The Weeknd, the 26-year-old Grammy-winning singer who recently started dating Selena Gomez, is pretty sure he wants to have kids. But he fears marriage.
“I feel like I’m the kind of guy that would have kids before getting married,” he told GQ. “The first thing would be kids. Marriage is scary to me, man.”
As a woman who has been married and divorced twice, and who is also a mom to two young men, he has no idea how scary being a parent is! Really.
His comments came out around the same time philosophy professor Laurie Shrage wrote an article in Aeon on the need for co-parenting contracts, basically tying a parent to a child and not his or her romantic partner — if there even is one. Shrage wrote:
(A)kin to a public marriage contract, we need an official ‘co-parenting agreement’ and associated civil status, which not only enshrines the rights and responsibilities of each parent in respect of their children, but also sets out the principles by which they relate to one another and make decisions. Although children benefit greatly from having the ongoing support of several adults as they grow up, they don’t necessarily need this nurturing from people who commit to marriage. Their parents simply need to cooperate effectively, to respect the relationship the other has with the children, and to contribute in comparable ways to caregiving and family finances.”
This is something I have written a lot about, most recently in the wake of Brad Pitt and Angelina Jolie’s divorce and how that’s impacting their six children, and when I interviewed law professor Merle Weiner about her idea for making parent-partnerships legal. And, of course, in The New I Do.
Why the fear?
To be scared of marriage and not of the responsibility of having a child seems kind of crazy to me — until you start to figure out what might make someone more afraid of marriage than being a mom or dad.
The first thing that comes to my mind is money, as in how much a man might stand to lose if his marriage ended in divorce and there’s no prenup. Since The Weeknd is worth about $55 million, that’s a real consideration.
A few years ago I interviewed Daryl Motte and Seth Conger, two longtime friends who ran a now-defunct irreverent dating advice blog, We’re Just Not There Yet, that produced a book by the same name. The young men — one was a millennial at the time, the other a GenXer — told me are just not there yet when it comes to marriage, and a big part of that was fear of the D-word: Divorce.
But, again — marriage isn’t divorce, and not every marriage ends in divorce. In fact, the majority don’t (unless you’re over age 50 in which case a good half do, but that still gives you a 50-50 chance).
And since so many more women are breadwinners or have money and property of their own before tying the knot nowadays, spousal support (aka alimony) is on its way out. In any event, couples can always get a prenup — even a postnup. So, there’s no excuse.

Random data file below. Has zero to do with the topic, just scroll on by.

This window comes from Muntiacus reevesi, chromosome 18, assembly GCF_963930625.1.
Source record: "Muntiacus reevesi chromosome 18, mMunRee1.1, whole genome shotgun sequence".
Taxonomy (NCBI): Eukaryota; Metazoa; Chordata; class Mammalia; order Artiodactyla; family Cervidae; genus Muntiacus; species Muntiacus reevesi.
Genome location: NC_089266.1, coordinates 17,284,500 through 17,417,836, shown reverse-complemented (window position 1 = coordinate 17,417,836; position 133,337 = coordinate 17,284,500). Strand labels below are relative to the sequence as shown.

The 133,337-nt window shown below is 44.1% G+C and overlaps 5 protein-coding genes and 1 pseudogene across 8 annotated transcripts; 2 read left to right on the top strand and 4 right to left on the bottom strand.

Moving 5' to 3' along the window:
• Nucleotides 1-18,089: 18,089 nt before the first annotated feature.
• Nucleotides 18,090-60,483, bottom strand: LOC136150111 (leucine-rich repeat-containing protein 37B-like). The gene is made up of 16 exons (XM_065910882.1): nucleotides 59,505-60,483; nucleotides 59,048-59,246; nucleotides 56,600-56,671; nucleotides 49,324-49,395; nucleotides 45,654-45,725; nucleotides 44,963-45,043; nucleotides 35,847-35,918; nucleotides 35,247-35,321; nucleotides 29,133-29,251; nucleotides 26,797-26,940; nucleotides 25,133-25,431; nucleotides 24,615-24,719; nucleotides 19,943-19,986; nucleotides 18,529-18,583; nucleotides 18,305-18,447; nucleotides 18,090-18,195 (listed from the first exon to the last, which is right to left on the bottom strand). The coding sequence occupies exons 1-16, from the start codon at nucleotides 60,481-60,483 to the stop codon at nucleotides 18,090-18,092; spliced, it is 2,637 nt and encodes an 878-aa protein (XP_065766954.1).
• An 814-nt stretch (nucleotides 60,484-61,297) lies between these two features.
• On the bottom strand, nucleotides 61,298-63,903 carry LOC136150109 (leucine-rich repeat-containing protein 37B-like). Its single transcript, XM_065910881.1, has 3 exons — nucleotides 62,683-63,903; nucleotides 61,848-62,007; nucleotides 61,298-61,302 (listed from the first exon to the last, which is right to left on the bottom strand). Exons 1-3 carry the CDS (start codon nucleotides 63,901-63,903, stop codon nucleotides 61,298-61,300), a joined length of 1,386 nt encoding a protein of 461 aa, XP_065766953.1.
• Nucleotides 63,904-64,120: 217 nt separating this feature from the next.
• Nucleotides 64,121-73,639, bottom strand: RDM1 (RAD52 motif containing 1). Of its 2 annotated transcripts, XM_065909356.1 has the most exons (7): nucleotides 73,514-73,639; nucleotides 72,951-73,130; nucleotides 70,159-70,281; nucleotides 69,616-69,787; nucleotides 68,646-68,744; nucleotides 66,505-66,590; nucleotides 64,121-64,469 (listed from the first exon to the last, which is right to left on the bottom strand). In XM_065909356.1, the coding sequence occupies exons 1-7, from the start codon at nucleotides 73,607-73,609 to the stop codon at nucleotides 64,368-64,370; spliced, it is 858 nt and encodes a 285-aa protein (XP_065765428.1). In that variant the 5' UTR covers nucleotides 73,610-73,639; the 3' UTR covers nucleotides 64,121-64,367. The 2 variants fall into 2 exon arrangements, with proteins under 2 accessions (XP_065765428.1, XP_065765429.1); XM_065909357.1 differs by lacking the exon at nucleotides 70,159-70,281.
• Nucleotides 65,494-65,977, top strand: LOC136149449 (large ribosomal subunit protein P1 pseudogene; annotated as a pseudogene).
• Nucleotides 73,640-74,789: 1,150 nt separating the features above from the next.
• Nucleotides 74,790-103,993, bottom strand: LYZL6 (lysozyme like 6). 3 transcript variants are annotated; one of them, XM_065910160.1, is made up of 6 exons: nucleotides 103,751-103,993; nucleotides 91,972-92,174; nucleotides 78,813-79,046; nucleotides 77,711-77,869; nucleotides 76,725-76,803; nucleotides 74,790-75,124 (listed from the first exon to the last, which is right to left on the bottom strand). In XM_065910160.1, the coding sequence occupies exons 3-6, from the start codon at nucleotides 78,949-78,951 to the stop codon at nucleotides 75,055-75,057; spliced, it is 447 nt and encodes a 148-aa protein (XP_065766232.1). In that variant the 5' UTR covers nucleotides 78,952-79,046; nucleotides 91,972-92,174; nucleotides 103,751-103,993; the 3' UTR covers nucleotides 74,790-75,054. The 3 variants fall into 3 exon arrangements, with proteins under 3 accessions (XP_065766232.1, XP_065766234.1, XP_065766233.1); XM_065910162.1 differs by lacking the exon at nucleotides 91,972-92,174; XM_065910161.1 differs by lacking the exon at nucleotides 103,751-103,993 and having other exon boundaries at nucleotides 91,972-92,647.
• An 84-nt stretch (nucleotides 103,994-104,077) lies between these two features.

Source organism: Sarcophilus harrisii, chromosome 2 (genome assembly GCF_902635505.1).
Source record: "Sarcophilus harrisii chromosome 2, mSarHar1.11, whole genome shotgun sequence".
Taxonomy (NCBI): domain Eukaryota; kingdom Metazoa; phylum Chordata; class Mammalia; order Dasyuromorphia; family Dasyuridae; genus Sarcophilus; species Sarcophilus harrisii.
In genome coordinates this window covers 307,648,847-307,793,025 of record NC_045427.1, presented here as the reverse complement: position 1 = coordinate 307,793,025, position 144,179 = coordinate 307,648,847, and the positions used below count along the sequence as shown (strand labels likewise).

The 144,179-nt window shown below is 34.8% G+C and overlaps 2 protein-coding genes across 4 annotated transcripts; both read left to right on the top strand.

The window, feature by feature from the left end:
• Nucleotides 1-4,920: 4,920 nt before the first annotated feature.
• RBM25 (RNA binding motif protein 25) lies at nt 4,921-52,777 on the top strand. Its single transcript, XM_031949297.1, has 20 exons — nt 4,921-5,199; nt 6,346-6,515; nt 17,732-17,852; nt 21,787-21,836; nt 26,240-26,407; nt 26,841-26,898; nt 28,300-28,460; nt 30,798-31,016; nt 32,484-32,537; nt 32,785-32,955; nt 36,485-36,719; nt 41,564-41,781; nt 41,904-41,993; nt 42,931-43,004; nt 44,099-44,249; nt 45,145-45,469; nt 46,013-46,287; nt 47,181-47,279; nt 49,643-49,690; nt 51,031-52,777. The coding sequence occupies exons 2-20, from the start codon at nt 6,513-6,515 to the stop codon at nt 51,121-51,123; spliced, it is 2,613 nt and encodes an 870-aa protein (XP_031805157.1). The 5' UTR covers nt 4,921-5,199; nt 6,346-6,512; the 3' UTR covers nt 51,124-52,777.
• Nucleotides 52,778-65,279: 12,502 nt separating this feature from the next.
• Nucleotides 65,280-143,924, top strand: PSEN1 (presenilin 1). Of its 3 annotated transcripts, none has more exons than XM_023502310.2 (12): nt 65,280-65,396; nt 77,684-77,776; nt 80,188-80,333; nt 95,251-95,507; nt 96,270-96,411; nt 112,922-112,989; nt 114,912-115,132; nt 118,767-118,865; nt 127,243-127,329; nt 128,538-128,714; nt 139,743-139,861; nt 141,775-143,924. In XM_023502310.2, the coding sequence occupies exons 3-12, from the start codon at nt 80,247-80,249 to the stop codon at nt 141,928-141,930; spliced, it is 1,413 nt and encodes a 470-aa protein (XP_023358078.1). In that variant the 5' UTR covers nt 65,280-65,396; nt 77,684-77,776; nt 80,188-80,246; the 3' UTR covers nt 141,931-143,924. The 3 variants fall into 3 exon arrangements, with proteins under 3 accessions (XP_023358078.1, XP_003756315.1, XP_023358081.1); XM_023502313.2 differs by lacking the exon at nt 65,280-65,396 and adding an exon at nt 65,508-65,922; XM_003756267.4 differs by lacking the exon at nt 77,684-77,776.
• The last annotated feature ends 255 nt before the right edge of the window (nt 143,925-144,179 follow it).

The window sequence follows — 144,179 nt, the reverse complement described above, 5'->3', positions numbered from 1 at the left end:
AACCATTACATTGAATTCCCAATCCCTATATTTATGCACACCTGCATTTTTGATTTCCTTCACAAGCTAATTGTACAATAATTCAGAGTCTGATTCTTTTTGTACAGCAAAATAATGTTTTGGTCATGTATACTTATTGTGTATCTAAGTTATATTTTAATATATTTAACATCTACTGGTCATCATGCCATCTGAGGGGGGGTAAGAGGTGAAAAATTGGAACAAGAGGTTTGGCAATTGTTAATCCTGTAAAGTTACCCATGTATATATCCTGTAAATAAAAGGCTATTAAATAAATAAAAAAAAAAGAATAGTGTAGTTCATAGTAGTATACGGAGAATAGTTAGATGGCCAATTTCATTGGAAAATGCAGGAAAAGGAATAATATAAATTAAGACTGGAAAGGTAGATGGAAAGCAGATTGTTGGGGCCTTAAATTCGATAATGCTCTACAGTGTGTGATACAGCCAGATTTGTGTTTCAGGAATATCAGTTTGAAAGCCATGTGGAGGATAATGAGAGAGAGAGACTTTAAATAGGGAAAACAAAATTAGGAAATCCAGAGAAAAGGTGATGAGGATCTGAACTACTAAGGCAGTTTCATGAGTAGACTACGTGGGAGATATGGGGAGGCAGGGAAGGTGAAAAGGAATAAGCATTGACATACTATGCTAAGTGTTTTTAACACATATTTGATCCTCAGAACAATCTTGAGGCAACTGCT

So, what’s so scary about marriage?
Maybe it’s because it limits your freedom, especially sexual freedom if you don’t have an open marriage.
Maybe it’s because you are always accountable to someone else.
Maybe it’s because we fear infidelity.
Maybe we fear we’ll fall out of love.
Maybe we fear we’re doomed to replicate our parents’ marriage.
Maybe it’s too much work.
Maybe all of the above plus other things — I don’t know.
Age of anxiety
I didn’t spend too much time thinking or worrying about marriage, even after I’d been divorced in my 20s. I foolishly thought I was smarter the second time, but …
Still, I don’t remember any of my friends in my 20s and then again in my 30s feeling as much anxiety as young people do today about the thought of getting married.
Maybe we live in much more anxious times, perhaps fueled by the overload of information on the internet and social media. Or the multimillion-dollar wedding complex. Or maybe because divorce is easier to get (thankfully) and a lot less stigmatizing than in decades past. Despite that, divorce seems to weigh heavily over would-be-brides or grooms’ minds; no one wants to go into a marriage with the idea that he or she will get divorced, but everyone is aware that it’s a reality.
But to imagine that having kids would be easier? No, no, no, no no; in fact marriages can (and do) end and you don’t ever have to have contact with a former spouse again, but you will always be connected to your kids. And contracts like the kind Shrage proposes hold each co-parent accountable toward that child. So, yes, they would have to communicate and always put their child’s needs first — married or not. Once you have kids with someone, you are forever tied to that person or as law professor Patrick Parkinson has written, “The experience of the last forty years has shown that whereas marriage may be freely dissoluble, parenthood is not.”
Someone please tell The Weeknd that.
Want to individualize your marriage so you have nothing to fear? Read The New I Do: Reshaping Marriage for Skeptics, Realists and Rebels (Seal Press). Order the book on Amazon, follow us on Twitter and like us on Facebook.